Tell us something about each member that you think people would be surprised about?
Aaron thought that Remus Lupin was an Animagus. Go figure!
What makes you stand out as a band?
Going from what fans have told us, a big part of our appeal is how we consolidate our wide range of influences into our songwriting. All of us listen to a diverse range of artists, with a tonne of different genres, and all of that stuff is articulated through two guitars, bass and drums. Our songwriting style has developed naturally over the years and now it’s cohesive, stylised and generally, good.
I think a lot of the time, it can take a good long while for a band to really develop their sound. We sucked for ages, but we stuck at it. Writing songs is hard. Writing songs with other people is even harder. But it’s incredibly rewarding, and it creates things you legitimately couldn’t on your own, which, artistically, is one of the most exciting and rewarding processes possible. Plus, getting to do it with your best friends is a real treat. Especially after a four-hour rehearsal, where everyone sits in the living room in reverent silence, palms bound to the merciful warmth of a cup of tea.
I hear you have new music, what can you tell us about it.
Dylan’s Brain has been through multiple iterations over the years. I wrote the hook at the end of the song in a different key at about 5am in 2019. The music has slithered through the grease mill so many times now, but that hook at the end and the title have been pretty much constant. Lyrically… I’m not mad keen on over-explaining songs. It’s a fictional manifestation of some very real feelings. It is very personal, even though it’s buried under layers of metaphor and assorted detritus. Tangling up these feelings in a pleonastic lattice is the only way I can safely express them. I’ll leave the interpretation of the “actual” meaning to the discerning Genuis annotator to figure out.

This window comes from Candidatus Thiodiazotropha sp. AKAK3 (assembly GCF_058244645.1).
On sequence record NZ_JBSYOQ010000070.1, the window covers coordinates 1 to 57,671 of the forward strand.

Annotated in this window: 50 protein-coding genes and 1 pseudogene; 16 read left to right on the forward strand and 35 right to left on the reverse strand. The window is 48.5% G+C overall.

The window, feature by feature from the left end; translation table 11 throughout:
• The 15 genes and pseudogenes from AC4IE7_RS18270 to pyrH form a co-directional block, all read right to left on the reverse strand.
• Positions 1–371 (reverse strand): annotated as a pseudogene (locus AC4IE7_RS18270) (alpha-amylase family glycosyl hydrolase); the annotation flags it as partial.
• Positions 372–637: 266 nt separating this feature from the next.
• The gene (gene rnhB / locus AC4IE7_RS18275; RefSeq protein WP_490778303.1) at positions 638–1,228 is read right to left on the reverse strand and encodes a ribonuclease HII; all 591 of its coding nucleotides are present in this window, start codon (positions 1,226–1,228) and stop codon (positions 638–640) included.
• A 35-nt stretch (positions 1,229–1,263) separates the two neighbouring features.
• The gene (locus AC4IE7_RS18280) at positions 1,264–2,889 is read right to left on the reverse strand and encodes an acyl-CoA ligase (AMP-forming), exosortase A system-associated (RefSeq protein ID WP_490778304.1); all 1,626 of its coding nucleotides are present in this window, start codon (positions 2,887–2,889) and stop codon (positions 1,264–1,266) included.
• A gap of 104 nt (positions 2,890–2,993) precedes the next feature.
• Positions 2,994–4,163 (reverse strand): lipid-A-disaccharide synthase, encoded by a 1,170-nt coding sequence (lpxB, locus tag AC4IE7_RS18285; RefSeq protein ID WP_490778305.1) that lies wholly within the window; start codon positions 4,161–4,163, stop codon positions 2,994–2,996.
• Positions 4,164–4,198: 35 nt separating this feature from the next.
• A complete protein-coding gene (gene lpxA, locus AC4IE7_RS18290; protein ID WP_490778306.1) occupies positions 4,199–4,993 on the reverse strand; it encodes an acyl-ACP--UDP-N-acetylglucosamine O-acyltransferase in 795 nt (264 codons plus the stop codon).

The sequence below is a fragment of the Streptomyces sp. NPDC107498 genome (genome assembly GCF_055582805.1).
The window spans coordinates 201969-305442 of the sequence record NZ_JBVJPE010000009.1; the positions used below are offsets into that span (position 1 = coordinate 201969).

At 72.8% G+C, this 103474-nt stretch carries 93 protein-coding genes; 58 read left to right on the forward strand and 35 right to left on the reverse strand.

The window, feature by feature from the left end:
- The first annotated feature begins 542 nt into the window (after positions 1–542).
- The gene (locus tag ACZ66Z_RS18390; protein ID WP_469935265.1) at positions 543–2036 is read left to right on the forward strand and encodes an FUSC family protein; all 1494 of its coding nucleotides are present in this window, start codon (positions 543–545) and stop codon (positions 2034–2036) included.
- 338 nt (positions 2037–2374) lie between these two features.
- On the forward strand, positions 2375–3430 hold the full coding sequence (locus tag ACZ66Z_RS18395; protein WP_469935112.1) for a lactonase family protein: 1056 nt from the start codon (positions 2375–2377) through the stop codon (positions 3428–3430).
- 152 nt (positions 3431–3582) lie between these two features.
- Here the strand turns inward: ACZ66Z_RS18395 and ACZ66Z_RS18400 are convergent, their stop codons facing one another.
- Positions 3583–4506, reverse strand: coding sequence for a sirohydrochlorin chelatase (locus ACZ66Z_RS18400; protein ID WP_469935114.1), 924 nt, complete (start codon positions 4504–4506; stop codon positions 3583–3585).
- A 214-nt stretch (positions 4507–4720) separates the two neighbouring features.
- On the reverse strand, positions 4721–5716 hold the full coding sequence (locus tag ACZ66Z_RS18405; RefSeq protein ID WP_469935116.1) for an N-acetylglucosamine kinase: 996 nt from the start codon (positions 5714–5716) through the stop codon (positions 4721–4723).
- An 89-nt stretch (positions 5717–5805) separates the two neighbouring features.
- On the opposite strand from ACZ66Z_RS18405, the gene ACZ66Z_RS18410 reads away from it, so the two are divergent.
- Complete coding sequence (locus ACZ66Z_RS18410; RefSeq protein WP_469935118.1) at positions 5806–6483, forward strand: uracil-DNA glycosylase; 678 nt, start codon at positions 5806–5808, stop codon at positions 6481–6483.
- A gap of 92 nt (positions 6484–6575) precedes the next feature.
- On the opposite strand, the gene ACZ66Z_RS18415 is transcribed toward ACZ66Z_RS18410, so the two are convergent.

What was the recording process like?
Buttery smooth. We recorded everything with Darragh Hansard in The Orc’s Lair at the start of this Summer. Seven songs in four days. A good bit of goofing about. Suckin’ down some glizzies in the beating Irish sun. Some quality Scooby-Doo impressions that may or may not be released to the world in the coming years. We were pretty well-rehearsed going into it so we knew like 75% of the stuff we were gonna do, which is a good ratio, as it gave us wiggle room to squonk about in the studio with extra tracks and weird stuff.
All of those songs were recorded for our upcoming EP, Comedy. We’re very happy with how everything turned out.
What was the biggest learning curve in writing the new tunes?
Restraint. The desire to constantly add more and more sections to songs is overwhelming. The trinity of songwriting is interesting > dynamic > succinct, and balancing all three is hard.
Would you change anything now its finished?
I’d probably just midi in the drums, bass, and guitars and ChatGPT the lyrics and vocals.
Is there anything else you would like to share with the world?
We made a music video for Dylan’s Brain, shot in one day, that you can watch below. We’d also like to point all your readers to our Bandcamp page in this link where you can listen to our music, check out our merch, and get access to other exclusive (free) content like lyrics and our 2020 demo collection.
Dylan’s Brain is the first of three singles from our upcoming EP, Comedy, set for release in early 2024. Singles two and three will be coming out in November and December, respectively.